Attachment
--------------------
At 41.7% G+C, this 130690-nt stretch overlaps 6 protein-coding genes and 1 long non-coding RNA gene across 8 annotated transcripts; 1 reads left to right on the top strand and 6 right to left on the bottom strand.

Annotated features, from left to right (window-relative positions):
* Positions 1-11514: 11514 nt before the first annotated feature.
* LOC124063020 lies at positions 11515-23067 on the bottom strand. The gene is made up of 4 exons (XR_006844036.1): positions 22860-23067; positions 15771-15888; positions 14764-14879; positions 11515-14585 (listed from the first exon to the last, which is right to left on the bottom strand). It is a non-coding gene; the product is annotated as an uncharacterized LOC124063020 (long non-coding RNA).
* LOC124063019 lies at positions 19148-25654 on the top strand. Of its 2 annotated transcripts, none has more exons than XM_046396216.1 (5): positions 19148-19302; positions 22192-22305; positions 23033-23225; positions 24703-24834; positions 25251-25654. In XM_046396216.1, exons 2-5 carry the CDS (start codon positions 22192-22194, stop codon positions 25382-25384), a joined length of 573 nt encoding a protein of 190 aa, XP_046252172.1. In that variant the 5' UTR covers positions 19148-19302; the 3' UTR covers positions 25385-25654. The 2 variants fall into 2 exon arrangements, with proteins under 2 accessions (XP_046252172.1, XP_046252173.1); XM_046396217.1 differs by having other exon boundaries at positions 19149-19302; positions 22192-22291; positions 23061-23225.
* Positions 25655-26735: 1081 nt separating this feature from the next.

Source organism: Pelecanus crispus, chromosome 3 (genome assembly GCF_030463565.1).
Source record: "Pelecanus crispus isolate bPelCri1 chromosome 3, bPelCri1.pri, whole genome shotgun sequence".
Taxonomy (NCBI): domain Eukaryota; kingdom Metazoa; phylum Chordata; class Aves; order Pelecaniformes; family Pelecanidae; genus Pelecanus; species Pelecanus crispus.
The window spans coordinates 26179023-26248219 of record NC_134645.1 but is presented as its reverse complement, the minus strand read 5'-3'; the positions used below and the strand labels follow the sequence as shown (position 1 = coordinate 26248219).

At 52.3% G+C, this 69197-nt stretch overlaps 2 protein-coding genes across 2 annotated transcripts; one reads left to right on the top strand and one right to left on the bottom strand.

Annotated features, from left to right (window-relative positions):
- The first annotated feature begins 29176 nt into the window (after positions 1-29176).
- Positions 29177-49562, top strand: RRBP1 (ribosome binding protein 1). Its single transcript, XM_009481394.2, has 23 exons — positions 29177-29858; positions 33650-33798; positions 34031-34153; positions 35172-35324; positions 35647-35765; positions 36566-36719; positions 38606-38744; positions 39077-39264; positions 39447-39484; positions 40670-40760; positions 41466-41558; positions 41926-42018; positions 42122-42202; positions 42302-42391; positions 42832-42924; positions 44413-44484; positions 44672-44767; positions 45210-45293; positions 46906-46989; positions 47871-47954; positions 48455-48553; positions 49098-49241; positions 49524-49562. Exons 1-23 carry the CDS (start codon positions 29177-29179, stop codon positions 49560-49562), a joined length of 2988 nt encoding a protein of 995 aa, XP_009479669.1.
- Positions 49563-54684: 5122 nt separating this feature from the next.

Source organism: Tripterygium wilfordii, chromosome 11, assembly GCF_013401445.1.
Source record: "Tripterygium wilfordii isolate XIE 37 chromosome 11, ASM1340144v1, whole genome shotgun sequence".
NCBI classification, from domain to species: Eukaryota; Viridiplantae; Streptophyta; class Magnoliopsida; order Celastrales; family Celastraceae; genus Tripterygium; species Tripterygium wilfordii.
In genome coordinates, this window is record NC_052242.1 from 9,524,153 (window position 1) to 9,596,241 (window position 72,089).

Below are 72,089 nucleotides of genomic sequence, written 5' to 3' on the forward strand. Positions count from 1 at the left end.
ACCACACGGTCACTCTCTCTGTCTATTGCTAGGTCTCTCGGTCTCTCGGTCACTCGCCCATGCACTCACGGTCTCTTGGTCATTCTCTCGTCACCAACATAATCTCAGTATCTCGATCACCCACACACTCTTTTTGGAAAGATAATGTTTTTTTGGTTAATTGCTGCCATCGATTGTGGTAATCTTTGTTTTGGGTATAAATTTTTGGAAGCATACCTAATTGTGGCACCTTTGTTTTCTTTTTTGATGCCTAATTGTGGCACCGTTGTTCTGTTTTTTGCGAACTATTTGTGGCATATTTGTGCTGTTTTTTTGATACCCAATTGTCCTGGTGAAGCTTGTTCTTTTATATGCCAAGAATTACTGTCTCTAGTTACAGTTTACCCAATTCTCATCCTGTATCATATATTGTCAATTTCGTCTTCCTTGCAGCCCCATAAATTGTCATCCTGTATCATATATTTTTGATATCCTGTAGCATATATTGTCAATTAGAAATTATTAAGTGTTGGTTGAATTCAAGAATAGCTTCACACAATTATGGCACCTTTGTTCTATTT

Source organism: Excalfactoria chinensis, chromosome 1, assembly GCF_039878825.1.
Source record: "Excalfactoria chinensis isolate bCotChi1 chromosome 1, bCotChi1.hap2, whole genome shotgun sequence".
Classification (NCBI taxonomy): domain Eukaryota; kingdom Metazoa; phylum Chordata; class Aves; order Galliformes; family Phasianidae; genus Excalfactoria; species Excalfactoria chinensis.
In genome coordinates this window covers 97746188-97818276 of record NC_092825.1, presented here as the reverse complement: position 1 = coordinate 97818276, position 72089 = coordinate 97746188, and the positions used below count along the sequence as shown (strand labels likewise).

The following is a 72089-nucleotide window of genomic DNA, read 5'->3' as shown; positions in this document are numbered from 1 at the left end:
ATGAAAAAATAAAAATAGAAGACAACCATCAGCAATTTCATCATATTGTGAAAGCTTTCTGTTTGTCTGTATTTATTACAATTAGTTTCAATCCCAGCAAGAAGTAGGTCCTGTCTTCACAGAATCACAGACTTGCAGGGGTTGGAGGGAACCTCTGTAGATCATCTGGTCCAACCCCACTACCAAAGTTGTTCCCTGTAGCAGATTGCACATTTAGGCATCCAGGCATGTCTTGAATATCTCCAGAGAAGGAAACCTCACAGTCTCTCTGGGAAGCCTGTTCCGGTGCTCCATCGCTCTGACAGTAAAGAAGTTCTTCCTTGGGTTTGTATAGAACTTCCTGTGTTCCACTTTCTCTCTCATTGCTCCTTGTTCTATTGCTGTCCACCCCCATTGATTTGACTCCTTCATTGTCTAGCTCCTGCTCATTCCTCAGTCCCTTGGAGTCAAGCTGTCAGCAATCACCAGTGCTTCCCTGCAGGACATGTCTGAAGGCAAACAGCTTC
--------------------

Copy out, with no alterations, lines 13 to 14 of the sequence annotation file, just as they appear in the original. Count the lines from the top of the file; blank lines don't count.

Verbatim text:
- The first annotated feature begins 29176 nt into the window (after positions 1-29176).
- Positions 29177-49562, top strand: RRBP1 (ribosome binding protein 1). Its single transcript, XM_009481394.2, has 23 exons — positions 29177-29858; positions 33650-33798; positions 34031-34153; positions 35172-35324; positions 35647-35765; positions 36566-36719; positions 38606-38744; positions 39077-39264; positions 39447-39484; positions 40670-40760; positions 41466-41558; positions 41926-42018; positions 42122-42202; positions 42302-42391; positions 42832-42924; positions 44413-44484; positions 44672-44767; positions 45210-45293; positions 46906-46989; positions 47871-47954; positions 48455-48553; positions 49098-49241; positions 49524-49562. Exons 1-23 carry the CDS (start codon positions 29177-29179, stop codon positions 49560-49562), a joined length of 2988 nt encoding a protein of 995 aa, XP_009479669.1.